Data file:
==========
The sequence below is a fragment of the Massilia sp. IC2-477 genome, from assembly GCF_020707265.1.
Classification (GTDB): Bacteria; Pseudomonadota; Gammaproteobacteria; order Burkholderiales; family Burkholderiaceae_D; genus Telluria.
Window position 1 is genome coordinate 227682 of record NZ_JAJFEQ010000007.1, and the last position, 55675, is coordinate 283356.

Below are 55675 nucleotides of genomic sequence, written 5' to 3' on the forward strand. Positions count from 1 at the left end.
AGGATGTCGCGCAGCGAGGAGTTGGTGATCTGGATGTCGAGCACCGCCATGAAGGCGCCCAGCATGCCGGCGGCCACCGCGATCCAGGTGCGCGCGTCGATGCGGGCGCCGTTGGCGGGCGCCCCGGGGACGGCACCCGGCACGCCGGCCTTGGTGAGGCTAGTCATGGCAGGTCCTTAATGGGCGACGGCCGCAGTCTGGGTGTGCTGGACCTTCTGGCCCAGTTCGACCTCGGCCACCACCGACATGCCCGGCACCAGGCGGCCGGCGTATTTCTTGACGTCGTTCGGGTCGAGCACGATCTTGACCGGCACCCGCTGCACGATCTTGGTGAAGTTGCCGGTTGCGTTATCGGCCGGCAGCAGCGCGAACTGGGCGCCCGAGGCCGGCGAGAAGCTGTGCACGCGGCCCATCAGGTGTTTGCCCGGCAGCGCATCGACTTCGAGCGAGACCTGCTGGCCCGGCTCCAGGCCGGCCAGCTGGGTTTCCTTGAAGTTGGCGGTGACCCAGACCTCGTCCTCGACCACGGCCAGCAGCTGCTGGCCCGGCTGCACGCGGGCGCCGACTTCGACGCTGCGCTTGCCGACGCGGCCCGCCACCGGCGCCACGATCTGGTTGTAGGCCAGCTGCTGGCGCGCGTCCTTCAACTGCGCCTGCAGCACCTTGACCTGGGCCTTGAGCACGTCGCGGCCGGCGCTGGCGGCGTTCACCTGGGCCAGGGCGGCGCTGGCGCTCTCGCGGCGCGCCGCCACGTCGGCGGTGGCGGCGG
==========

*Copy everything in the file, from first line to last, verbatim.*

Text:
The sequence below is a fragment of the Massilia sp. IC2-477 genome, from assembly GCF_020707265.1.
Classification (GTDB): Bacteria; Pseudomonadota; Gammaproteobacteria; order Burkholderiales; family Burkholderiaceae_D; genus Telluria.
Window position 1 is genome coordinate 227682 of record NZ_JAJFEQ010000007.1, and the last position, 55675, is coordinate 283356.

Below are 55675 nucleotides of genomic sequence, written 5' to 3' on the forward strand. Positions count from 1 at the left end.
AGGATGTCGCGCAGCGAGGAGTTGGTGATCTGGATGTCGAGCACCGCCATGAAGGCGCCCAGCATGCCGGCGGCCACCGCGATCCAGGTGCGCGCGTCGATGCGGGCGCCGTTGGCGGGCGCCCCGGGGACGGCACCCGGCACGCCGGCCTTGGTGAGGCTAGTCATGGCAGGTCCTTAATGGGCGACGGCCGCAGTCTGGGTGTGCTGGACCTTCTGGCCCAGTTCGACCTCGGCCACCACCGACATGCCCGGCACCAGGCGGCCGGCGTATTTCTTGACGTCGTTCGGGTCGAGCACGATCTTGACCGGCACCCGCTGCACGATCTTGGTGAAGTTGCCGGTTGCGTTATCGGCCGGCAGCAGCGCGAACTGGGCGCCCGAGGCCGGCGAGAAGCTGTGCACGCGGCCCATCAGGTGTTTGCCCGGCAGCGCATCGACTTCGAGCGAGACCTGCTGGCCCGGCTCCAGGCCGGCCAGCTGGGTTTCCTTGAAGTTGGCGGTGACCCAGACCTCGTCCTCGACCACGGCCAGCAGCTGCTGGCCCGGCTGCACGCGGGCGCCGACTTCGACGCTGCGCTTGCCGACGCGGCCCGCCACCGGCGCCACGATCTGGTTGTAGGCCAGCTGCTGGCGCGCGTCCTTCAACTGCGCCTGCAGCACCTTGACCTGGGCCTTGAGCACGTCGCGGCCGGCGCTGGCGGCGTTCACCTGGGCCAGGGCGGCGCTGGCGCTCTCGCGGCGCGCCGCCACGTCGGCGGTGGCGGCGG